Research Methodologies for Exploring the Validity of a Test

  • Cyril J. Weir
Part of the Research and Practice in Applied Linguistics book series (RPAL)


There are many excellent general textbooks available on doing research and you will find references at the end of this chapter. To find out more about qualitative and quantitative research design you are referred to them, and references are also given on specific methodologies such as questionnaire design, interview, and verbal protocols, statistical analysis procedures, and discourse analyses of testee performance.


Research Methodology Task Difficulty Verbal Report Test Taker Cognitive Complexity 
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Further reading

  1. Brown, Anderson, Shillcock and Yule (1984) Google Scholar
  2. Foster and Skehan (1996, 1999) Google Scholar
  3. Mehnert (1998) Google Scholar
  4. Norris et al. (1998)Google Scholar
  5. Ortega (1999) Google Scholar
  6. Skehan (1996) Google Scholar
  7. Skehan and Foster (1997) Google Scholar
  8. Wigglesworth (1997) Google Scholar
  9. Lazaraton (2002), O’Loughlin, (2001), Pavlou (1997) and Shohamy (1994) analysed discourse features across different speaking tasks and detail useful methods for analysing such data.Google Scholar
  10. Cumming (1997) provides a very useful summary of the literature that has looked at the characteristics of written texts in language tests.Google Scholar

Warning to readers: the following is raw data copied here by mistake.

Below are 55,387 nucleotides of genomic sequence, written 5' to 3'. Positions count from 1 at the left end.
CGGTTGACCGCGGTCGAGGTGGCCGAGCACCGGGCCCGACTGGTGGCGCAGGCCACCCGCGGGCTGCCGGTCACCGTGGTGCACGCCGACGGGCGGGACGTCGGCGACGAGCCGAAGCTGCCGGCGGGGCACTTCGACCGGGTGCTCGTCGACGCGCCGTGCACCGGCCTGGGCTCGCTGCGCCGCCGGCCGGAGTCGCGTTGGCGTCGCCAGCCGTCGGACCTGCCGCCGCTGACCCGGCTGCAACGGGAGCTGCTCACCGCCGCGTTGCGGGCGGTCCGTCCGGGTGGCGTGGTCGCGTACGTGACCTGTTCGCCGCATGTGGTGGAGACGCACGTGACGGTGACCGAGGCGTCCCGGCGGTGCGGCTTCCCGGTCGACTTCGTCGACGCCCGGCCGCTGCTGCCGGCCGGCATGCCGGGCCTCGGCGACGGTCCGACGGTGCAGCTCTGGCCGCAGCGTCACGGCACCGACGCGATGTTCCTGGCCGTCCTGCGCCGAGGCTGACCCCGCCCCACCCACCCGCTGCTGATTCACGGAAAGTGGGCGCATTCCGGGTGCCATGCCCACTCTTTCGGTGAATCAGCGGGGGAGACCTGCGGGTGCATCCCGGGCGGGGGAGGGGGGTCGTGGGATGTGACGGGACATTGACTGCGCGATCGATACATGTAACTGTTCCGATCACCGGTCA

11. Scott (2002) Wordsmith Tools website: /wordsmith/version3/index.html
  12. Urquhart and Weir (1998: 270–95) provide a full account of a range of procedures and methods of analysis, with examples which may be used in studies which attempt to unpack the reading process operationalized through a reading test.Google Scholar
  13. On what happens in the test taking process or for further ideas on how to investigate this for yourself, it is worth looking at:Google Scholar
  14. Buck (1991), Hale and Courtney (1994) and Wu Yian (1998) on listening.Google Scholar
  15. Anderson et al (1991), Allan (1992), Crain-Thoreson et al (1997) Nevo (1989), Perkins (1992), Phakiti (2003), Storey (1995 and 1997) and Weir et al (2000) on readingGoogle Scholar
  16. Ross (1992) on speakingGoogle Scholar
  17. Smagorinsky (1994) on writingGoogle Scholar
  18. On protocol analysis Google Scholar
  19. Cohen (1984, 1988, 1994 and 1997) on verbal reports for investigating test-takingGoogle Scholar
  20. Gass and Mackey (2000) for a useful theoretical and practical account of verbal protocol analysisGoogle Scholar
  21. Green (1998) on verbal protocol analysis in language testing research.Google Scholar
  22. Ericsson and Simon (1993) on protocol analysis: verbal reportGoogle Scholar
  23. Pressley and Afflerbach (1995) on verbal protocols for readingGoogle Scholar
  24. Stratman and Hamp-Lyons (1994) on concurrent think-aloud protocols.Google Scholar
  25. Baker (1997) is one of the few accessible accounts of using IRT analysis.Google Scholar
  26. Bryman and Cramer (2001) is an accessible guide to using SPSS.Google Scholar
  27. Crocker and Algina (1986) provide a solid and accessible account of the statistics you may need.Google Scholar
  28. Fulcher (2003) Chapter 7 provides an accessible account of correlation, factor analysis, multi-trait, multi-method studies and generalizability studies.Google Scholar
  29. Kim and Muller (1978a) There are no easy introductions to factor analysis but this is as close as it gets at the moment.Google Scholar
  30. Kim and Muller (1978b) is the next step up on the previous reference.Google Scholar